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Sunday, July 15, 2018



Collaborative installation
For Linda, Lyn, Lily and myself, a huge part of the two year process, to produce an exhibition, is the productive and delightful workshops. From the end of 2016, after 5WAYS exhibition, through to July 2018 when we hung the GARDEN exhibition, we have been to Mooloolabah, Rusty Roo and to Linda's property and workshop, to work on ceramic pieces, for the collaborative installation, for ponds at the Brisbane Institute of Art..
Rusty Roo workshops 2016 - 2018

Wheel throwing
 casting and hand building at RR

Jewellery making at the Rusty Roo.

Eco Dying


 Mooloolabah weekend. 
Hand building clay.

Mt Mee

Keeping a diary - process.

What a treat to produce this gorgeous installation in the GARDEN
at the Brisbane Institute of Art. . . .Lily pads and pods made from pottery, hand built, glazed and fired. 
Supported on oxidised copper piping.
Thank you Linda for coordinating and firing all the pieces. 

GARDEN EXHIBITION July 5th - July 18 2018

Once again, thank you to my supportive family and friends for assisting with the hanging of my work and attending the exhibition opening at the Brisbane Institute of Art. Arron and Cameron measured, discussed, agreed, disagreed and finally managed to have work up in a impressively level line for viewing . . . not easy, with work which varies in size and format and sits 37mm off the wallBrisbane Institute of Art 

Thank you also to all the delightful self declared GEEKS at The Edge, State Library of Queensland, who offered support and assistance so I could fulfil my desire to produce these laser cut works. . .  your patience in the face of my persistence was commendable. I am looking forward to taking work into metal production . . . . http://edgeqld.org.au/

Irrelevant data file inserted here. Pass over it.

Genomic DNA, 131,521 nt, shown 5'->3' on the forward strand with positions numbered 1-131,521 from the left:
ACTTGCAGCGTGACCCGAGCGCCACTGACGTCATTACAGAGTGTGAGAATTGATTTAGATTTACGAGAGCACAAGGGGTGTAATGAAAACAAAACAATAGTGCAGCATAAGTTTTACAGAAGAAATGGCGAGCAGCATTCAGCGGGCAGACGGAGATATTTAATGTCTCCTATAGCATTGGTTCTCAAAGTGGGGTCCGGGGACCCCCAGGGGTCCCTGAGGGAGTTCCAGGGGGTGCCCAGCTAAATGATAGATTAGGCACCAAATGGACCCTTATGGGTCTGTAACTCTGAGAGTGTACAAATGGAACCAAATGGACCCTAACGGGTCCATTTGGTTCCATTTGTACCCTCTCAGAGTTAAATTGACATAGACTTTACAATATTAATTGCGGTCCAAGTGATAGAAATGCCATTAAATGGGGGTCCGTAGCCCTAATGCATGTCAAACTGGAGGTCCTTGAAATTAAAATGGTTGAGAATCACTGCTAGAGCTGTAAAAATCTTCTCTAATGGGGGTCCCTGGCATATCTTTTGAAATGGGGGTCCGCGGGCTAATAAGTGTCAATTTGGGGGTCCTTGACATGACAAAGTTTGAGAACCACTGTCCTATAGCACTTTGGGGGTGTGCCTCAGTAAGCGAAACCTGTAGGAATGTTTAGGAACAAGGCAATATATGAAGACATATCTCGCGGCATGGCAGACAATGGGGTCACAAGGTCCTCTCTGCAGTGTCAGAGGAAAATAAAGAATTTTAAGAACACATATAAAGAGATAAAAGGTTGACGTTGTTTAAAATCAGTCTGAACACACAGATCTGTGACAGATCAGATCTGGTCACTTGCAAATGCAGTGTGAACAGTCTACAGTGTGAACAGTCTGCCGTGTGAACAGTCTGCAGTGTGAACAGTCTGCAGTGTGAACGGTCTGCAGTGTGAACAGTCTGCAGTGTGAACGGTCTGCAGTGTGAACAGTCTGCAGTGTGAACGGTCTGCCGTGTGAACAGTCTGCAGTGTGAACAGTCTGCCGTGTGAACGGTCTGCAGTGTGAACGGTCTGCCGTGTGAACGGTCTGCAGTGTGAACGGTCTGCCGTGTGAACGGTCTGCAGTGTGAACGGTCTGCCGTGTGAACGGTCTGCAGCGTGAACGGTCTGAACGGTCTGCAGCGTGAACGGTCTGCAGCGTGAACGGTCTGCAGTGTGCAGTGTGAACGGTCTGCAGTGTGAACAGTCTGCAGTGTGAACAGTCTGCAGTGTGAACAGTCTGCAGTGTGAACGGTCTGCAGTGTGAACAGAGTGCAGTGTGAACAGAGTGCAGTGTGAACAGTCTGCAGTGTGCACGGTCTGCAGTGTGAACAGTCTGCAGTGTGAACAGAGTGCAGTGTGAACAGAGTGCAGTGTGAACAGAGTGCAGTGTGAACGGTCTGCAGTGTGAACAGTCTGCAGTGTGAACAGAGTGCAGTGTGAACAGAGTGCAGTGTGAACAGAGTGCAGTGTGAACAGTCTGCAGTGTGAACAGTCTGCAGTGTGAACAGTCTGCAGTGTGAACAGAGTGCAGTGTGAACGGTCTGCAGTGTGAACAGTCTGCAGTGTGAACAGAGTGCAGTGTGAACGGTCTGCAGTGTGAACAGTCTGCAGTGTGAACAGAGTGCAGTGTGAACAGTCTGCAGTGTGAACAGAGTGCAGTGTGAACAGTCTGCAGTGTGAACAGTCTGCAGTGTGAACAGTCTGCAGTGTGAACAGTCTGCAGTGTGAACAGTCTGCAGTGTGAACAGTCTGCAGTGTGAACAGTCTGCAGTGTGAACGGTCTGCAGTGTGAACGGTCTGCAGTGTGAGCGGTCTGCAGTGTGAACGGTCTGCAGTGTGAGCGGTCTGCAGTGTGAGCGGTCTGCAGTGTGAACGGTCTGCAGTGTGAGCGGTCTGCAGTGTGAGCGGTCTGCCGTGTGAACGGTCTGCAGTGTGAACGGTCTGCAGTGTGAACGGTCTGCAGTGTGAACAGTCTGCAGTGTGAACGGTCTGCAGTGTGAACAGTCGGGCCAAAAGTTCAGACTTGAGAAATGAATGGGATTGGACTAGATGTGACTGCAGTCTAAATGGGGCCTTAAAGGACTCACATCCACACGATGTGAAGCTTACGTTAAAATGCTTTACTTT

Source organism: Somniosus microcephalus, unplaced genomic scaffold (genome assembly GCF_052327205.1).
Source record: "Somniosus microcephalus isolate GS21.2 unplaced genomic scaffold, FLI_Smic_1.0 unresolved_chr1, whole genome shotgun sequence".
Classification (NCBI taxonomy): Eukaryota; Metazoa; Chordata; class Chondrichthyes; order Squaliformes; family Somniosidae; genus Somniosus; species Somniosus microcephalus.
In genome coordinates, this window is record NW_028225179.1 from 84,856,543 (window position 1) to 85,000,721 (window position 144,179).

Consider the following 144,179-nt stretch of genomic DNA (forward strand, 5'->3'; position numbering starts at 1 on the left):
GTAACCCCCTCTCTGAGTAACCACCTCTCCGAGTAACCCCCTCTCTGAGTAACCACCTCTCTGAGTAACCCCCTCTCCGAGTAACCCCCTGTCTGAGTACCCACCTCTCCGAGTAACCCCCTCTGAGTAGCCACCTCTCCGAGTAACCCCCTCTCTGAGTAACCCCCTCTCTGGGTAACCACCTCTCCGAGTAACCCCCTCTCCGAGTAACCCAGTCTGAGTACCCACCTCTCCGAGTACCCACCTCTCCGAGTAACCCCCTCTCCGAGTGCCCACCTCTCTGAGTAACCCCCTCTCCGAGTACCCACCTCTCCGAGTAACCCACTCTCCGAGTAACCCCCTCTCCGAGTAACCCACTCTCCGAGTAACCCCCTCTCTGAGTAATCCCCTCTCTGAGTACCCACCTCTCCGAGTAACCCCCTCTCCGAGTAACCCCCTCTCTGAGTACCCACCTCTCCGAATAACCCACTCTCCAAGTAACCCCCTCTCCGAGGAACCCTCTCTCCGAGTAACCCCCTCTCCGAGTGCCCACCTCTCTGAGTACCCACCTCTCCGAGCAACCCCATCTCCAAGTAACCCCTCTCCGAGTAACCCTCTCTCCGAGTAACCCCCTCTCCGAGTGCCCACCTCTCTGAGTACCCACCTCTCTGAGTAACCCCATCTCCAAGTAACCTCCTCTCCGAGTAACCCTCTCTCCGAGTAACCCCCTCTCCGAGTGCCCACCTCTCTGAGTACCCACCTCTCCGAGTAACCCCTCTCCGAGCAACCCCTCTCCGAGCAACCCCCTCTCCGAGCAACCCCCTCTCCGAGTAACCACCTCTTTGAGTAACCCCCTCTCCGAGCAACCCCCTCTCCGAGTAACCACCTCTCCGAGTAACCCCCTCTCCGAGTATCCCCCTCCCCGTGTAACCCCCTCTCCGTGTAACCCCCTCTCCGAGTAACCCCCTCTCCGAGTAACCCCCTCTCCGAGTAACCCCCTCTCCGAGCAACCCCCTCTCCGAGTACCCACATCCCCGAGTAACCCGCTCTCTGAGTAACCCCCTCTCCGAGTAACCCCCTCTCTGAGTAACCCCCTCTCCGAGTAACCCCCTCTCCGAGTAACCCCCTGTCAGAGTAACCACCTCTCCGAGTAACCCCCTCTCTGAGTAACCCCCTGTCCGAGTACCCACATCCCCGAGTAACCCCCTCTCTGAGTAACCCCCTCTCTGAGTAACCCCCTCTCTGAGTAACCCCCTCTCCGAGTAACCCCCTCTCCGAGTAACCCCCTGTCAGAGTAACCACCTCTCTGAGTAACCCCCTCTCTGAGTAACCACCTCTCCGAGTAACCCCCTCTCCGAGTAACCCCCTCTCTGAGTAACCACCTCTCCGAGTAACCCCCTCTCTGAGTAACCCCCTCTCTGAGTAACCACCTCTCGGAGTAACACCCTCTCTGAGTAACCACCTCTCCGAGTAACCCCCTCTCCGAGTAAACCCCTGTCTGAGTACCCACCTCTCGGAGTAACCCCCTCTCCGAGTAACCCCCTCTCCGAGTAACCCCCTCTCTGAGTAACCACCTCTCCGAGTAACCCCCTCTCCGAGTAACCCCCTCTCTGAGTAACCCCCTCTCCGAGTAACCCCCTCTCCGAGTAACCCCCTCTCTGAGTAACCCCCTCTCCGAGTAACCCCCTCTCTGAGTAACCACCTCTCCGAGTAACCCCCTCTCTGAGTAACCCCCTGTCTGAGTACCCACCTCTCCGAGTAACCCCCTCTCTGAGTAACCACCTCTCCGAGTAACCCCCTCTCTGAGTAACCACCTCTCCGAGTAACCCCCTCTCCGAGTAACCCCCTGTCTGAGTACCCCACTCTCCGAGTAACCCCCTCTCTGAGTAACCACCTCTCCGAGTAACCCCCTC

Sharon Lee


Taxonomy of Small Joys

For me, art making is all about the process; the sharing of experiences, investigation of ideas and learning of new techniques. A quote attributed to many individuals, including Buddah, succinctly describes how I feel about working towards an exhibition -Life is a journey not a destination.

  In 2016, using GARDEN as my starting point, I became obsessed with the results of an extensive research project conducted by Mike Stevens, lecturer for landscape studies, at the University of N.S.W. Entitled The Congruent Garden: an investigation into the role of the domestic garden in satisfying fundamental human needs, it establishes that gardens satisfy nine human needs: Freedom, Identity, Creation, Understanding, Participation, Leisure, Affection, Protection and Subsistence across four existential states: Being, Having, Doing and Interacting.

  Early in this journey I knew I required a technique which would assist me in portraying these nine needs, but that it would also need to incorporate my belief that, it is not only that which we see, but also that which remains unseen, which is invaluable.

  I realised that laser cutting would help me portray this other-worldly, multi layered feature of the garden. Using my initial paintings and hand-drawn images, I attended courses in Illustrator and Coral Draw to produce the necessary vector files. Attending various induction workshops to learn how to use the laser cutting machine at The Edge, State Library of Queensland, has been a long and often frustrating, but rewarding process.
  The resulting 4mm ply laser cuts, with their solid forms and variable shadows, represent a collection of  moments, of the seen and elusive, which regularly occur in our garden. The overlay of colors using mono-printing and stencils portray the perpetual variables which create change, often in a heartbeat.

oil on 4mm laser cut ply  
Because of the adventurous spirit of naturalists, the covetous cravings of entrepreneurs and relentless development through grafting, rooting, budding, mutation and hybridisation, we have a plethora of vegetable plants, fruit trees and flowers which thrive in today’s    gardens.

oil on 4mm laser cut ply     

Science alone will never adequately explain how a garden helps us make sense of the disorientating confusion of modern society. Connecting with the elements in a garden can act as a buffer against the dread often presented by the big-picture of the world.
3/ CREATION - INHERITANCE               
oil on 4mm laser cut ply  
The purposeful introduction of foreign flora and fauna has often produced disastrous problems, and yet deliberate hybridisation has given plants a complex inheritance which can prove highly beneficial.
oil on 4mm laser cut ply    

 Gardening is an exercise in optimism and often a triumph of hope over experience. Gardeners know there has to be a balance of humility and benevolence. Of course it also helps to exercise control, servitude, respect, pragmatism, and ecological conscience.